Lawyers call for prosecution of Iranian officials who incited violence against protesters

Nobel Peace Laureate Shirin Ebadi and five other prominent Iranian human rights lawyers have called for the prosecution of state officials who have encouraged violence against protesters in the anti-government demonstrations in Iran.

“We demand the immediate termination and independent prosecution of officials whose statements have had a critical impact on inciting emotions and violence during the people’s lawful and peaceful demonstrations,” said the lawyers in a joint statement sent to the Center for Human Rights in Iran (CHRI) on January 3, 2017.

The human rights defenders also called for the release of demonstrators arrested for exercising their right to peaceful assembly, which is guaranteed by Iran’s Constitution.

In addition to Ebadi, the statement was signed by Nasrin Sotoudeh, Abdolkarim Lahiji, Mohammad Seifzadeh, Mohammad Olyaeifard and Mahmoud Rahmanifar Esfahani.

“During the past few days, citizens have exercised their right to seek civil and lawful demands,” said the statement. “They have shouted slogans for an end to the financial and judicial corruption that’s gripping various institutions.”

“However, in several instances, the military and police forces have interfered with the people’s right to protest and resorted to violence, which unfortunately led to the deaths of many of our compatriots in various cities,” added the statement.

According to state-run news agencies, at least 22 people have been killed and more than a thousand arrested between December 28, 2017, when the protests began in the city of Mashhad, and January 3, 2018. Officials have avoided blaming security forces for the deaths, but anti-riot police and the semi-official Basij volunteer militia force, which operates under the Revolutionary Guards, have been instructed to quell the protests.

In interviews with CHRI, both Ebadi and Sotoudeh pointed out that Iran’s Constitution guarantees the right to peaceful protest without a permit.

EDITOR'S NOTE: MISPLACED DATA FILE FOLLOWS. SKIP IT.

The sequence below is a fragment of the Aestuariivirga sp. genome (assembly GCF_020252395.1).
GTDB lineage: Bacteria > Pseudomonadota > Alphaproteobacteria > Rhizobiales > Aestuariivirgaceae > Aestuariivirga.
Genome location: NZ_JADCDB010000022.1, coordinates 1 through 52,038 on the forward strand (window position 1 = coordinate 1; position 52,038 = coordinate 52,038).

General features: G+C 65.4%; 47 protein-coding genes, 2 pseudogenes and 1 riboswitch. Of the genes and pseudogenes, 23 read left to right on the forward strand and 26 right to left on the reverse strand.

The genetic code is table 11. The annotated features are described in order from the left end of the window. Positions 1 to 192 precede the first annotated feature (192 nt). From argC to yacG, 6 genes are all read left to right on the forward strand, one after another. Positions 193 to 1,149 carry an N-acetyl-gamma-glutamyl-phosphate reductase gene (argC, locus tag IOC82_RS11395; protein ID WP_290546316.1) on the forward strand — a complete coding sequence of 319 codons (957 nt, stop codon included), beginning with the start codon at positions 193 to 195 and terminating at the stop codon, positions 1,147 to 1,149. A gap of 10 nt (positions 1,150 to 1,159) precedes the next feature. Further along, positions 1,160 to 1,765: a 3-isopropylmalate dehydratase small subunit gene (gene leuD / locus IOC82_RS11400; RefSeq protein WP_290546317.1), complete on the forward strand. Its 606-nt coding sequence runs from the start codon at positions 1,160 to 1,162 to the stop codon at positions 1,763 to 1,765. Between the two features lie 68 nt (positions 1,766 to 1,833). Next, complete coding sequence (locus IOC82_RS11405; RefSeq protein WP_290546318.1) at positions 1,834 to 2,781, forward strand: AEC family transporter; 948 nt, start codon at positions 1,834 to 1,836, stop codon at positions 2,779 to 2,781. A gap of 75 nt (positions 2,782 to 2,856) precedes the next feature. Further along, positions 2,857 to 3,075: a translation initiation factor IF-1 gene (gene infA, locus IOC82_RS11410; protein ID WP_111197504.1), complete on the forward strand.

“People are free to organize unarmed demonstrations and there is no need to get permission from any authority,” said Ebadi. “In recent years, we have witnessed protesters being quickly quashed in the streets while pro-government followers are brought by buses to shout slogans in favor of the Islamic Republic.”

“The regime’s agents have no right to break up lawful gatherings and beat up people,” added Ebadi, the president of the Center for the Defenders of Human Rights. “The recent demonstrations have left 23 dead and three to four thousand people have been arrested. Eyewitnesses are saying that anyone caught filming with a mobile device will be arrested. These actions are completely illegal. Even the few freedoms that are mentioned in the Constitution are not being respected.”

According to Article 27 of Iran’s Constitution, “Public gatherings and marches may be freely held, provided arms are not carried and that they are not detrimental to the fundamental principles of Islam.”

Ebadi, who was Iran’s first female judge before being forced to resign after the 1979 Islamic revolution, also called on the protesters to refrain from violence.

“The important thing in all civil actions is that people should not resort to violence,” she said. “They should not set properties on fire. Violence by the people will justify violence [by the state].”

“On the other hand, protesters should stay in the streets and should know that it is their right to do so,” she added.

Nasrin Sotoudeh, who spent three years in Evin Prison for legally defending dissidents and activists, told CHRI that the right to freedom of assembly is also recognized by the Universal Declaration of Human Rights, as well as the International Covenant on Civil and Political Rights, both of which have been ratified by Iran.

Sotoudeh added that those who revised Iran’s Constitution after the 1979 revolution fought to grant the people the right to freedom of assembly without a permit to allow dissent.

“When Article 27 was being debated, the discussion lasted many days because some delegates insisted that official permission should be required to hold rallies,” she said. “But in the end, this proposal was not accepted because the majority in the Constitutional Assembly believed that ruling governments would not issue permits to their opponents.”

Sotoudeh pointed out that some reformist politicians have also been incorrectly claiming that the protests are illegal.

“It is not just the conservatives who are constantly claiming the protests are illegal but also some reformists as well,” she said. “That’s very unfortunate. They need to talk to a lawyer because they have no clue.”

“All branches of state, including the judiciary and the executive, have a duty to implement the Constitution and cannot deny citizens their rights,” she added.

According to Article 570 of Iran’s Islamic Penal Code, “Any official and agent associated with state agencies and institutions who unlawfully strips members of the public of their personal freedom or deprives them of their rights provided in the IRI Constitution shall be sentenced to two months to three years’ imprisonment, in addition to dismissal and prohibition of employment in state offices for one to five years.”

Source » iranhumanrights

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